Here is the process we use
From PEGGIE HALL’S LIBRARY OF CLASSICS
Fresh Water Maintenance
Most fresh water system problems - foul odour or taste - don’t originate in the tank, but in the plumbing
, which is an ideal environment
for molds, fungi and bacteria that thrive in damp dark places. Here’s the recommended method for recommissioning fresh water systems; this should be done at least annually. l Fill the water tank with a solution of 3/4 dl. of household bleach per 10 litre tank capacity. l Turn on every faucet on the boat (including a deck
wash if you have one). l Allow the water to run until what’s coming out smells strongly of bleach.
l Turn off the faucets, but leave system pressurised so the solution remains in the lines.
l Let stand overnight - at least hours - but NO LONGER THAN 24 HOURS.
l Drain through every faucet on the boat (and if you haven’t done this in a while, it’s a good idea to remove any diffusion screens from the faucets, ‘coz what’s likely to come out will clog them).
l Fill the tank again with fresh water only l Drain again through every faucet on the boat, repeating till the water runs clean and smells and tastes clean.
Remember: cleaning out the tank addresses only the least of the problem ... most of the problem occurs in the lines, so it’s very important to leave the system pressurised while the bleach solution is in the tank to keep the solution in the lines too.
People have expressed concern about using this method to recommission aluminium tanks. While bleach (chlorine) IS corrosive, the effect of an annual or semi-annual "shock treatment" is negligible compared to the cumulative effect of holding chlorinated city water in the tank for years. Nevertheless, it’s a good idea to mix the total amount of bleach in a few gallons of water before putting it into either a stainless or aluminium tank.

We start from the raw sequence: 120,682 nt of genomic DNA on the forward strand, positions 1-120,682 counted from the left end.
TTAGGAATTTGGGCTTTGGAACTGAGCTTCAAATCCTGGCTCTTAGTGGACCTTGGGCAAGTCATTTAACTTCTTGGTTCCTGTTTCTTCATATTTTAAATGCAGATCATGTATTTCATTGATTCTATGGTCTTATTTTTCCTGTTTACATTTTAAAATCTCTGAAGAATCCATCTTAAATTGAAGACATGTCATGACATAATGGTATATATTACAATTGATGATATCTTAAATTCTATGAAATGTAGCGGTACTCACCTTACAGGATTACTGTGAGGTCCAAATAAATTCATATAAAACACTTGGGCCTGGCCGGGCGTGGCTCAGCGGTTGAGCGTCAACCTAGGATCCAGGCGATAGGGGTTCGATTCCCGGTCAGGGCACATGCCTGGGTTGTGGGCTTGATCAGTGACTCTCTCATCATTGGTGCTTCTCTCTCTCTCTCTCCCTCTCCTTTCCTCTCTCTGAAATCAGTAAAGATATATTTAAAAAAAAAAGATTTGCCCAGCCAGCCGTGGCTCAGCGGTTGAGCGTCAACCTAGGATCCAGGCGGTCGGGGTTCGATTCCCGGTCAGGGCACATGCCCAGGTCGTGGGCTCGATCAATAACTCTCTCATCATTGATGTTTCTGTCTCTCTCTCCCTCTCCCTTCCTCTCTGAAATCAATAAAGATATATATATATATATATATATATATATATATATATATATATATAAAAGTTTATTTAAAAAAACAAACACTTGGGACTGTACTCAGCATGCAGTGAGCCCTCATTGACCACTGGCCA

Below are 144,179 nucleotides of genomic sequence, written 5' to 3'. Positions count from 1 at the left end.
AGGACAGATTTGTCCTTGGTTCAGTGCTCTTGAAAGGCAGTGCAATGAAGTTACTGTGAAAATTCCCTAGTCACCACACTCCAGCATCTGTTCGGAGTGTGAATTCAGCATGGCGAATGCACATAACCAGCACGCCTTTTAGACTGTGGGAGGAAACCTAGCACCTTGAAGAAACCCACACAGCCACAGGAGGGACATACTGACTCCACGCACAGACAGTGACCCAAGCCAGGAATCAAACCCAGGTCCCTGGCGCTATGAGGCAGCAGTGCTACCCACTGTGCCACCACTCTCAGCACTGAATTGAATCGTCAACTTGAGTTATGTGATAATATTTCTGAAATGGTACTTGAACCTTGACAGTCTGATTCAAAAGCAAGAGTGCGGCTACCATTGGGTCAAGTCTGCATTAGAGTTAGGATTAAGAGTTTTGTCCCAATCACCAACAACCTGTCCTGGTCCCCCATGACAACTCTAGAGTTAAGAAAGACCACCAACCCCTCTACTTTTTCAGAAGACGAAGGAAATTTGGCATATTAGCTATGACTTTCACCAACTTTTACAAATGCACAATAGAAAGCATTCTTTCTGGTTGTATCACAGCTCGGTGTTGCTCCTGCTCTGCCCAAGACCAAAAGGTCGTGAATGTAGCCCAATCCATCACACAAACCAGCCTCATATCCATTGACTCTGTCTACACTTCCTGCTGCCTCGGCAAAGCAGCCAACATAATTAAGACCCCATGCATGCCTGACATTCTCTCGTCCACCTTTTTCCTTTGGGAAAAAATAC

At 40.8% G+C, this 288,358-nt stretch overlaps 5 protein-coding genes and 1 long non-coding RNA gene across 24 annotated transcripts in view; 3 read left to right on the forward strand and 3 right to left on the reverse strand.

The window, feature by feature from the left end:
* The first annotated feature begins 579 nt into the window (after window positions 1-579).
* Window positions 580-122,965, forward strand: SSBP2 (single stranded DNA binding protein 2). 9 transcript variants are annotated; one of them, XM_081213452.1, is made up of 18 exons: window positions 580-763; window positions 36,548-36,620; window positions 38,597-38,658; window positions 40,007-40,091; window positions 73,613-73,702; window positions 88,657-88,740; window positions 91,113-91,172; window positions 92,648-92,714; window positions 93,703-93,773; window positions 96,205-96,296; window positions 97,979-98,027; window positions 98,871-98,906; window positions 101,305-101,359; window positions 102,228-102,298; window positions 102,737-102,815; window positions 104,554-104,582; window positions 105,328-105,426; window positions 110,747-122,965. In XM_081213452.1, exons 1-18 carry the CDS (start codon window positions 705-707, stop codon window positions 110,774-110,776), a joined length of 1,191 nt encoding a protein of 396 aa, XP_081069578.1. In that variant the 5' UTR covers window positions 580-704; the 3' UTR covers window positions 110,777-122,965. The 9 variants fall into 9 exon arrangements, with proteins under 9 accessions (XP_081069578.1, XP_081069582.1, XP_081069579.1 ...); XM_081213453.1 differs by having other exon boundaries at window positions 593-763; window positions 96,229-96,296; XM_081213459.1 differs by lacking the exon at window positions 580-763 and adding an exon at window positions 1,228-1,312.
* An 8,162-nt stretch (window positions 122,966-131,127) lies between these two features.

People have also expressed concern about the possible damage by the rubber and neoprene parts
in a water pump. Again, the cumulative effect of putting chlorinated water through the pump is more damaging than an occasional "shock treatment". Occasionally, water pumps have been known to fail after recommissioning, but they’ve always been older pumps; recommissioning only "pushed ‘em over the edge" a month or so sooner than they’d have failed anyway - which I consider preferable to finding yourself without water during the second week
of a 3 week cruise
To keep the water system cleaner longer; USE your fresh water ... keep water flowing through the system. The molds, fungi, and bacteria only start to grow in hoses that aren’t being used. Before filling the tank each time, always let the dock
water run for at least 15 minutes first ... the same critters that like the lines on your boat LOVE the dock
supply line and your hose that sit in the warm sun, and you don’t want to transfer water that’s been sitting in the dock supply line to your boat’s system. So let the water run long enough to flush out all the
water that’s been standing in them so that what goes into your boat is coming straight from the water main.